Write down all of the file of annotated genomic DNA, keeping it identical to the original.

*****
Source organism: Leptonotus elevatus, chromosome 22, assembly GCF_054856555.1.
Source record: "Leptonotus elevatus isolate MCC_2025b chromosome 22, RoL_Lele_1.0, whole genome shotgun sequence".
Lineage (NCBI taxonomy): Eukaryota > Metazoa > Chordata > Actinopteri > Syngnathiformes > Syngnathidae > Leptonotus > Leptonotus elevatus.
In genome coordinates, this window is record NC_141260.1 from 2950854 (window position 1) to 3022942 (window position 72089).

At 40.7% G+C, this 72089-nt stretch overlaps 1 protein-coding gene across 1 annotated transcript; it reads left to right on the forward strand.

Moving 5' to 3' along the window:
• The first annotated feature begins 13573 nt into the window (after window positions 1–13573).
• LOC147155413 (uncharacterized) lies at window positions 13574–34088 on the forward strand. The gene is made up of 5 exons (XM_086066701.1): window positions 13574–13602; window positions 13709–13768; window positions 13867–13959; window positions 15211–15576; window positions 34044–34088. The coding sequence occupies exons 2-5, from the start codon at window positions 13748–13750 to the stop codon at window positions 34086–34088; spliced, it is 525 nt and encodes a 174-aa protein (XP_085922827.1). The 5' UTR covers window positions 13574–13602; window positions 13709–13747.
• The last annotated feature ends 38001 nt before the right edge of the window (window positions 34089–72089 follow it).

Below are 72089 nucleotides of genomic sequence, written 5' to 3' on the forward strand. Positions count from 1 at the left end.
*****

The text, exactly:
Source organism: Leptonotus elevatus, chromosome 22, assembly GCF_054856555.1.
Source record: "Leptonotus elevatus isolate MCC_2025b chromosome 22, RoL_Lele_1.0, whole genome shotgun sequence".
Lineage (NCBI taxonomy): Eukaryota > Metazoa > Chordata > Actinopteri > Syngnathiformes > Syngnathidae > Leptonotus > Leptonotus elevatus.
In genome coordinates, this window is record NC_141260.1 from 2950854 (window position 1) to 3022942 (window position 72089).

At 40.7% G+C, this 72089-nt stretch overlaps 1 protein-coding gene across 1 annotated transcript; it reads left to right on the forward strand.

Moving 5' to 3' along the window:
• The first annotated feature begins 13573 nt into the window (after window positions 1–13573).
• LOC147155413 (uncharacterized) lies at window positions 13574–34088 on the forward strand. The gene is made up of 5 exons (XM_086066701.1): window positions 13574–13602; window positions 13709–13768; window positions 13867–13959; window positions 15211–15576; window positions 34044–34088. The coding sequence occupies exons 2-5, from the start codon at window positions 13748–13750 to the stop codon at window positions 34086–34088; spliced, it is 525 nt and encodes a 174-aa protein (XP_085922827.1). The 5' UTR covers window positions 13574–13602; window positions 13709–13747.
• The last annotated feature ends 38001 nt before the right edge of the window (window positions 34089–72089 follow it).

Below are 72089 nucleotides of genomic sequence, written 5' to 3' on the forward strand. Positions count from 1 at the left end.